Colton Haab heard seven gunshots, and his Junior ROTC training kicked in.
The 17-year-old junior knew a gunman was on his high school campus Wednesday afternoon so he ushered 60 to 70 people to shelter in an open Junior Reserve Officers’ Training Corps room. At that point, he realized that the Kevlar sheets generally used for the Junior ROTC marksmanship program could come in handy.
“We took those sheets, and we put them in front of everybody so they weren’t seen, because they were behind a solid object and the Kevlar would slow the bullet down,” Haab told CNN on Thursday.
“I didn’t think it was going to stop it, but it would definitely slow it down to make it from a catastrophic to a lifesaving thing.”
Haab’s quick thinking was one of a number of heroic responses to Wednesday’s mass shooting at Stoneman Douglas High School in Parkland, Florida, in which a gunman killed at least 17 people.
Fortunately, the gunman did not come into the Junior ROTC room, and the Kevlar was not needed. But if he had done so, Haab said he and a friend had a plan.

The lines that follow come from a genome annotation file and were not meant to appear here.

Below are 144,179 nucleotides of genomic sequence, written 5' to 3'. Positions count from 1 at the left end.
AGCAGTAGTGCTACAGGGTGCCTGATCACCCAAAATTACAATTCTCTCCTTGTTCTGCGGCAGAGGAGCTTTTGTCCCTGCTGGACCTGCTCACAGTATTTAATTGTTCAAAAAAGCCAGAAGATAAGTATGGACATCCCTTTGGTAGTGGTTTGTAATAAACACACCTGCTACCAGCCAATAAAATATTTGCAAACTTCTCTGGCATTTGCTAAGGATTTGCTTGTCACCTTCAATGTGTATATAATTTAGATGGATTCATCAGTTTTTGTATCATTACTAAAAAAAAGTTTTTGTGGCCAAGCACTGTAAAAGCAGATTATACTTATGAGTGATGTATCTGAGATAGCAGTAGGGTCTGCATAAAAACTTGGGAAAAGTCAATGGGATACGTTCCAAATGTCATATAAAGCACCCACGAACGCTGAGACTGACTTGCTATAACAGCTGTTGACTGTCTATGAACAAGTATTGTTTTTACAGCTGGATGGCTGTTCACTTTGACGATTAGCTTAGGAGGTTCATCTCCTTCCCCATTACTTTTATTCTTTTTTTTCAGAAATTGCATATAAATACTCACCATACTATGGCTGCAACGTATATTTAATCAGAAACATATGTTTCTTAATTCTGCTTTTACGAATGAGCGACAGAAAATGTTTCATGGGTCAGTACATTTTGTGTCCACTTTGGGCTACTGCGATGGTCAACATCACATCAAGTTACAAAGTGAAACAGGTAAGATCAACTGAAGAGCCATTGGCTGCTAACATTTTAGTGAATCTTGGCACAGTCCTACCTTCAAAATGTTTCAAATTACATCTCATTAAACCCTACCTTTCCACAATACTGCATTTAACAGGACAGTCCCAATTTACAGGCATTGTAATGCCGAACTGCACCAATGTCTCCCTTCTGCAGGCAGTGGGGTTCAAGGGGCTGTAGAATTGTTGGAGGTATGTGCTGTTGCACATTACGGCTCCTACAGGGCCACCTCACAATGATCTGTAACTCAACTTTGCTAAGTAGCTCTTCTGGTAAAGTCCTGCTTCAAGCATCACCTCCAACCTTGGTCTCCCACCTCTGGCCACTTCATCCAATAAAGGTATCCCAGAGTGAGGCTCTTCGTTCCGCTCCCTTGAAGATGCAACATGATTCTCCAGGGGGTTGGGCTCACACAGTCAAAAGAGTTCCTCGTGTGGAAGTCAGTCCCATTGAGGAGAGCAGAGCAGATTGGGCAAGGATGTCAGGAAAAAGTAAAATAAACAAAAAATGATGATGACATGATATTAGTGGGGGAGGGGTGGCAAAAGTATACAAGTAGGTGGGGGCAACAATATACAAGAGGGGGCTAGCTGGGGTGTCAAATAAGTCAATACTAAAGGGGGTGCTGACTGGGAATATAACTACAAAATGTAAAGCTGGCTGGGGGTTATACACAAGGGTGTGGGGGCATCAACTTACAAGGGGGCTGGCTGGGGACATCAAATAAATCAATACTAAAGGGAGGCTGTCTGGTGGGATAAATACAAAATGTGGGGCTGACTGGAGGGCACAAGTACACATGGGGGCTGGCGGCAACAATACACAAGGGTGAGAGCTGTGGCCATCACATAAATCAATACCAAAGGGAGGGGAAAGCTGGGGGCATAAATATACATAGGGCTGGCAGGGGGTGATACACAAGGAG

“I was a little scared. I was more worried about getting home safe, making sure everybody got home safe,” he said. “God forbid, if he did come into the classroom. I didn’t want that to happen, but if it did, I would try to stop him with another friend of mine that was with us.”
Though Haab’s heroism wasn’t needed, assistant football coach Aaron Feis’ was. Haab said he saw Feis running toward the gunman, and he later learned that Feis was among those killed as he tried to shield students from the shooter.
“That’s Coach Feis. He wants to make sure everybody is safe before himself,” Haab said.
“He’s definitely in a better place now. I’m glad that he didn’t suffer that much. It’s sad because it’s not going to be the same without him at school anymore.”